Teleboss: Hi Ocean! Why couldn't you have programmed the game in a lower level, and have done it in smooth full 3D?

MaxisOcean: A couple reasons -- probably the most important is that real-time 3D is still pretty ugly compared to the detail that you can get with pre-rendered art. The other reason is that if we limited the user to a low-level in the game, they'd never get to see the whole (or even a very large part) of their city.

zyx: when are you releasing more landmark buildings?

MaxisOcean: March 2nd. They'll be nice.

Lexus: did u work on the Bat?

MaxisOcean: Yeah, but another artist, Joseph Knight, is doing most of the real work on it. All I did was come up with some early mock-ups and then nudge it one way or another over its development.

simson: Will we be able to create buildings using BAT which look as good as those in the game?

MaxisOcean: Probably not. BAT is going to be relatively easy to use, and as a result, we had to simplify it. Compared to the freedom to create that you have in an open-ended 3D package like 3D Studio MAX, the BAT will be pretty limited. I've made some cool-looking buildings with it, though, so if you're determined, you could make some good stuff.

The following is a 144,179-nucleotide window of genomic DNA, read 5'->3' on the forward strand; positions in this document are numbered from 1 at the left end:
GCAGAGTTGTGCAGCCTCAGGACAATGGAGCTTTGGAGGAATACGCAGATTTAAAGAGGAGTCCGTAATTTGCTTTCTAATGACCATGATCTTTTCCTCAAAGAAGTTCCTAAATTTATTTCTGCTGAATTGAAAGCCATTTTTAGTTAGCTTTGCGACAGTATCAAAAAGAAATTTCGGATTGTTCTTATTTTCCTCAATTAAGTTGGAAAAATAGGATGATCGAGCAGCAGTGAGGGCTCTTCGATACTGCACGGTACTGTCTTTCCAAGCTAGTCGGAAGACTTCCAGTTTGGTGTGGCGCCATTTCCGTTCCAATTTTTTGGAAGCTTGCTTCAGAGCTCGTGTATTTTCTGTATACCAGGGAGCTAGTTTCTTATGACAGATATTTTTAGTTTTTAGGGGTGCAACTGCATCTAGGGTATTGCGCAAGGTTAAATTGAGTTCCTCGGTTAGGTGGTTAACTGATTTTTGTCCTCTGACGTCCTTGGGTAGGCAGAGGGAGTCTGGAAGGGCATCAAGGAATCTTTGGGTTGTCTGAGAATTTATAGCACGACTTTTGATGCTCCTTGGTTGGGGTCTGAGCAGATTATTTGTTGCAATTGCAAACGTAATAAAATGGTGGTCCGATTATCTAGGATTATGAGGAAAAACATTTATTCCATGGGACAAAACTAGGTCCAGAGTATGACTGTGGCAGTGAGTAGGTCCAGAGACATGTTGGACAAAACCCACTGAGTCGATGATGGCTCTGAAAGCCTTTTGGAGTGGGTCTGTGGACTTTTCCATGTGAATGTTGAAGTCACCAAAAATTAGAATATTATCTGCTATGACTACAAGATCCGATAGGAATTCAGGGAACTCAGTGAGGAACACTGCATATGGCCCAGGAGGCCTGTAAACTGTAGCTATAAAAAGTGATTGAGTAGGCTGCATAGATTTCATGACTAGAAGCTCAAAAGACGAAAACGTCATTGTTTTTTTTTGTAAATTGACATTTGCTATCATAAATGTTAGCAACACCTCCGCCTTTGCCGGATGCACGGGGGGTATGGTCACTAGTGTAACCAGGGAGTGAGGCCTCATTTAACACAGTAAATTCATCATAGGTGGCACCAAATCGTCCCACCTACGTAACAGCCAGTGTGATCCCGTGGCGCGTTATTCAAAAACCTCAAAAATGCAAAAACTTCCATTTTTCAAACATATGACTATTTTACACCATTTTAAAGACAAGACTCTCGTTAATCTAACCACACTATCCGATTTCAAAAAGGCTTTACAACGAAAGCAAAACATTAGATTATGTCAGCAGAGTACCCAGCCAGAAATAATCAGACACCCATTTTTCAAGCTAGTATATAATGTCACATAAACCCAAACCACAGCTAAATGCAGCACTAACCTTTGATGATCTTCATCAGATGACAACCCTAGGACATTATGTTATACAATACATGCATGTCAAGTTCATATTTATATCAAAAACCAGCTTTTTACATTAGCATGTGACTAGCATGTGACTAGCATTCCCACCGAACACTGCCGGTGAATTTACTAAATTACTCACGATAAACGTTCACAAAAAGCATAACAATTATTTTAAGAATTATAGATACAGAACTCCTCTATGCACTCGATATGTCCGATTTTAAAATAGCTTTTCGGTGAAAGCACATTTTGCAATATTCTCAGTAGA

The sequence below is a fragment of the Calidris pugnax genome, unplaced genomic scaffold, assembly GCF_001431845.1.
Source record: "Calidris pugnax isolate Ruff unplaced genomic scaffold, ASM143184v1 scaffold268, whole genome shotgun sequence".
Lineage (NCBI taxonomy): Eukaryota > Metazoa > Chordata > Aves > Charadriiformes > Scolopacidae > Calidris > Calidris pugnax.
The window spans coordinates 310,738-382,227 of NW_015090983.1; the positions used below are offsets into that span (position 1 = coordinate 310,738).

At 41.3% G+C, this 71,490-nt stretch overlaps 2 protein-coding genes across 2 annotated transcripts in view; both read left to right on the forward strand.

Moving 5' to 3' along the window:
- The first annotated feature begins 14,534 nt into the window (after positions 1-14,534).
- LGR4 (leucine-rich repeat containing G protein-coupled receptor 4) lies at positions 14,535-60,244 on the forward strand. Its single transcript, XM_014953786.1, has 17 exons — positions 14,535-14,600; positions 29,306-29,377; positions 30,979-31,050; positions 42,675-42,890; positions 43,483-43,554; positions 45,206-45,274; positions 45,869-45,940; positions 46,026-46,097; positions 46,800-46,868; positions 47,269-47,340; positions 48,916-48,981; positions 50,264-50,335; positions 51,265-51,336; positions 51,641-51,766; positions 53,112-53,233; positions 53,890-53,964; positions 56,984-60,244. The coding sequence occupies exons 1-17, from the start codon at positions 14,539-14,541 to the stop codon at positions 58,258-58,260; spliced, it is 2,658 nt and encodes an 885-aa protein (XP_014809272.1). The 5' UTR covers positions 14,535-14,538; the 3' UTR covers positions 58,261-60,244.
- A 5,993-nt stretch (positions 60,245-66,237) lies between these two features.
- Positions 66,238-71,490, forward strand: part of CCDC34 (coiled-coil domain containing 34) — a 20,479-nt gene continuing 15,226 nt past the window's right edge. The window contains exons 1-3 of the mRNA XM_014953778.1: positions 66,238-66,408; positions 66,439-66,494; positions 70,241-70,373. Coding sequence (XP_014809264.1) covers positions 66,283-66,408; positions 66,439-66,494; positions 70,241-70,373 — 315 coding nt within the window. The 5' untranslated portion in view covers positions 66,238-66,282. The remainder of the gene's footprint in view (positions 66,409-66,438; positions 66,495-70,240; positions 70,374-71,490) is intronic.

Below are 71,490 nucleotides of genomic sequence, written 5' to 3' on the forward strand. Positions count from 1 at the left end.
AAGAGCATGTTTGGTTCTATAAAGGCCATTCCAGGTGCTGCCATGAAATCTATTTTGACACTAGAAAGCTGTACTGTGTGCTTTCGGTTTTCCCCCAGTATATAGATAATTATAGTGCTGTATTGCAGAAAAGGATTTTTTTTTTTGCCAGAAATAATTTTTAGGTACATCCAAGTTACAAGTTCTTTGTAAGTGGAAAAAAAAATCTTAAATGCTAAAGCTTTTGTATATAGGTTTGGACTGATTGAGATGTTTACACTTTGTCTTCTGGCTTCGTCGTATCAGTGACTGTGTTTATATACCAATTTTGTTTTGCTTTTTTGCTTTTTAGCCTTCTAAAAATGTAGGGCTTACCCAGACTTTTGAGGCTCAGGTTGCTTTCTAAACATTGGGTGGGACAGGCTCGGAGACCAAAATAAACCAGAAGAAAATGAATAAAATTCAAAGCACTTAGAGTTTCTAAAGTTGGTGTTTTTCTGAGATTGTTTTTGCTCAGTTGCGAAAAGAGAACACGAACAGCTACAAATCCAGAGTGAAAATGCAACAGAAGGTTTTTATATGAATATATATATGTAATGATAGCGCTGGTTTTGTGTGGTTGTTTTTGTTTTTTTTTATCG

X-ViRGE: What's with the eyeball rolling out of the science building?

MaxisOcean: That's the nature of science -- you never know what your results will be. We were just trying to be true to the spirit of the scientific endeavor.

Saddam_Hussein: Are you a better artist on or off the computer?

MaxisOcean: The broad aesthetic skills are universal, and I'm more or less the same artist regardless of the medium that I'm using I have noticed that all of the best computer artists are also very good with traditional media, so I expect that they reinforce each other. You can see what kind of work I do on the PC ... I'm about as good with oil on canvas.

whitedd: What was the inspiration for the courthouse reward? It looks like a building at Willamette University in Salem, OR.

MaxisOcean: The one we actually used as reference is in Boston, I think. It's a pretty generic example of federalist style architecture -- a style I'm fond of.

X-ViRGE: Besides the science center and university, are there any other little "different" building animations?

MaxisOcean: Well, the crowd in the stadium changes, the toxic waste plant pulses and there are a bunch more, but they don't spring to mind right away.

sonnyboy: do you use Mac or PC?

MaxisOcean: I started out with Macs and worked on them for five years or so, but when I started getting serious with 3D I wanted to use 3D Studio, and regrettably, that's only available on the PC. So I switched, grumbling the whole time, but now I'm used to the PC and don't mind it.

MaxisDarren: Here's the final question ...

X-ViRGE: What is your overall favorite building in the entire game?

MaxisOcean: Probably that 3x3 golden skyscraper -- the one that looks a little bit like the American radiator building in New York, but nicer.

MaxisDarren: Some great questions today -- thanks for taking part ... and thanks, Ocean, for stopping by.

MaxisOcean: My pleasure, I hope you got some interesting answers. Bye! -- O.